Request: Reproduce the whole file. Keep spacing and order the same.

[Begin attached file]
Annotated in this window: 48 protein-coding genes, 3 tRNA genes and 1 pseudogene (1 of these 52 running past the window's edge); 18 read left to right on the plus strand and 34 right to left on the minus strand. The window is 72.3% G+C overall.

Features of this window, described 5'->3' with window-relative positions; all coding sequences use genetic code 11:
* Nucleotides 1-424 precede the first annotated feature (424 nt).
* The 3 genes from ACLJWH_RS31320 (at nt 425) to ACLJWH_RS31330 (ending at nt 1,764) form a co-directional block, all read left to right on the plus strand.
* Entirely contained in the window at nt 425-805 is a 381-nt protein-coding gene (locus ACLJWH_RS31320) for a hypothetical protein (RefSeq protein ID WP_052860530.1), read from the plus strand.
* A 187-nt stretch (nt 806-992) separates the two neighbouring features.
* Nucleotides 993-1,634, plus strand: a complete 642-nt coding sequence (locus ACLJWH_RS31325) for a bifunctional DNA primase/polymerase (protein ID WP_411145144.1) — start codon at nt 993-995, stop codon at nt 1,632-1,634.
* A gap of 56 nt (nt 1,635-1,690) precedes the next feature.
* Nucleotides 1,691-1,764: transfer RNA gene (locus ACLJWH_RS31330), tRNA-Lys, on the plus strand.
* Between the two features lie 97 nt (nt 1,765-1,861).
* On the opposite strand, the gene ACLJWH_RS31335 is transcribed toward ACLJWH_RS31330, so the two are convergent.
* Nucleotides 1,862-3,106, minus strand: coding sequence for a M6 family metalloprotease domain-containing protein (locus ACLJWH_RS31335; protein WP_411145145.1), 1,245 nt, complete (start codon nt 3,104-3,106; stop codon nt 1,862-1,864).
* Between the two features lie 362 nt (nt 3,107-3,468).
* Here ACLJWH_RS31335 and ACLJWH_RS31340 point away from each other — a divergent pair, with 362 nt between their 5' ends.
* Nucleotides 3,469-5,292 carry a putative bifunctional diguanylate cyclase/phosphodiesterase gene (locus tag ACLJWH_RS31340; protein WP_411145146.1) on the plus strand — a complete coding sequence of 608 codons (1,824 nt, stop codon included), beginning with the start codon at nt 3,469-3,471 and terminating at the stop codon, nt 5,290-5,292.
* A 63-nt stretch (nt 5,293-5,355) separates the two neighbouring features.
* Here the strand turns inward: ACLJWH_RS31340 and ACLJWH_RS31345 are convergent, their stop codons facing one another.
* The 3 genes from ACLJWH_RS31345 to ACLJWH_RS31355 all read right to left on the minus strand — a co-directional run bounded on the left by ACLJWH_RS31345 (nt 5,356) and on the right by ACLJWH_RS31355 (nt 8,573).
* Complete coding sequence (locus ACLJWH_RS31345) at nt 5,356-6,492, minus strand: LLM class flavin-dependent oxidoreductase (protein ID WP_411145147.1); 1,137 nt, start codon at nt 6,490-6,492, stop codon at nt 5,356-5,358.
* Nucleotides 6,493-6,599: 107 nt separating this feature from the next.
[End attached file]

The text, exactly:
Annotated in this window: 48 protein-coding genes, 3 tRNA genes and 1 pseudogene (1 of these 52 running past the window's edge); 18 read left to right on the plus strand and 34 right to left on the minus strand. The window is 72.3% G+C overall.

Features of this window, described 5'->3' with window-relative positions; all coding sequences use genetic code 11:
* Nucleotides 1-424 precede the first annotated feature (424 nt).
* The 3 genes from ACLJWH_RS31320 (at nt 425) to ACLJWH_RS31330 (ending at nt 1,764) form a co-directional block, all read left to right on the plus strand.
* Entirely contained in the window at nt 425-805 is a 381-nt protein-coding gene (locus ACLJWH_RS31320) for a hypothetical protein (RefSeq protein ID WP_052860530.1), read from the plus strand.
* A 187-nt stretch (nt 806-992) separates the two neighbouring features.
* Nucleotides 993-1,634, plus strand: a complete 642-nt coding sequence (locus ACLJWH_RS31325) for a bifunctional DNA primase/polymerase (protein ID WP_411145144.1) — start codon at nt 993-995, stop codon at nt 1,632-1,634.
* A gap of 56 nt (nt 1,635-1,690) precedes the next feature.
* Nucleotides 1,691-1,764: transfer RNA gene (locus ACLJWH_RS31330), tRNA-Lys, on the plus strand.
* Between the two features lie 97 nt (nt 1,765-1,861).
* On the opposite strand, the gene ACLJWH_RS31335 is transcribed toward ACLJWH_RS31330, so the two are convergent.
* Nucleotides 1,862-3,106, minus strand: coding sequence for a M6 family metalloprotease domain-containing protein (locus ACLJWH_RS31335; protein WP_411145145.1), 1,245 nt, complete (start codon nt 3,104-3,106; stop codon nt 1,862-1,864).
* Between the two features lie 362 nt (nt 3,107-3,468).
* Here ACLJWH_RS31335 and ACLJWH_RS31340 point away from each other — a divergent pair, with 362 nt between their 5' ends.
* Nucleotides 3,469-5,292 carry a putative bifunctional diguanylate cyclase/phosphodiesterase gene (locus tag ACLJWH_RS31340; protein WP_411145146.1) on the plus strand — a complete coding sequence of 608 codons (1,824 nt, stop codon included), beginning with the start codon at nt 3,469-3,471 and terminating at the stop codon, nt 5,290-5,292.
* A 63-nt stretch (nt 5,293-5,355) separates the two neighbouring features.
* Here the strand turns inward: ACLJWH_RS31340 and ACLJWH_RS31345 are convergent, their stop codons facing one another.
* The 3 genes from ACLJWH_RS31345 to ACLJWH_RS31355 all read right to left on the minus strand — a co-directional run bounded on the left by ACLJWH_RS31345 (nt 5,356) and on the right by ACLJWH_RS31355 (nt 8,573).
* Complete coding sequence (locus ACLJWH_RS31345) at nt 5,356-6,492, minus strand: LLM class flavin-dependent oxidoreductase (protein ID WP_411145147.1); 1,137 nt, start codon at nt 6,490-6,492, stop codon at nt 5,356-5,358.
* Nucleotides 6,493-6,599: 107 nt separating this feature from the next.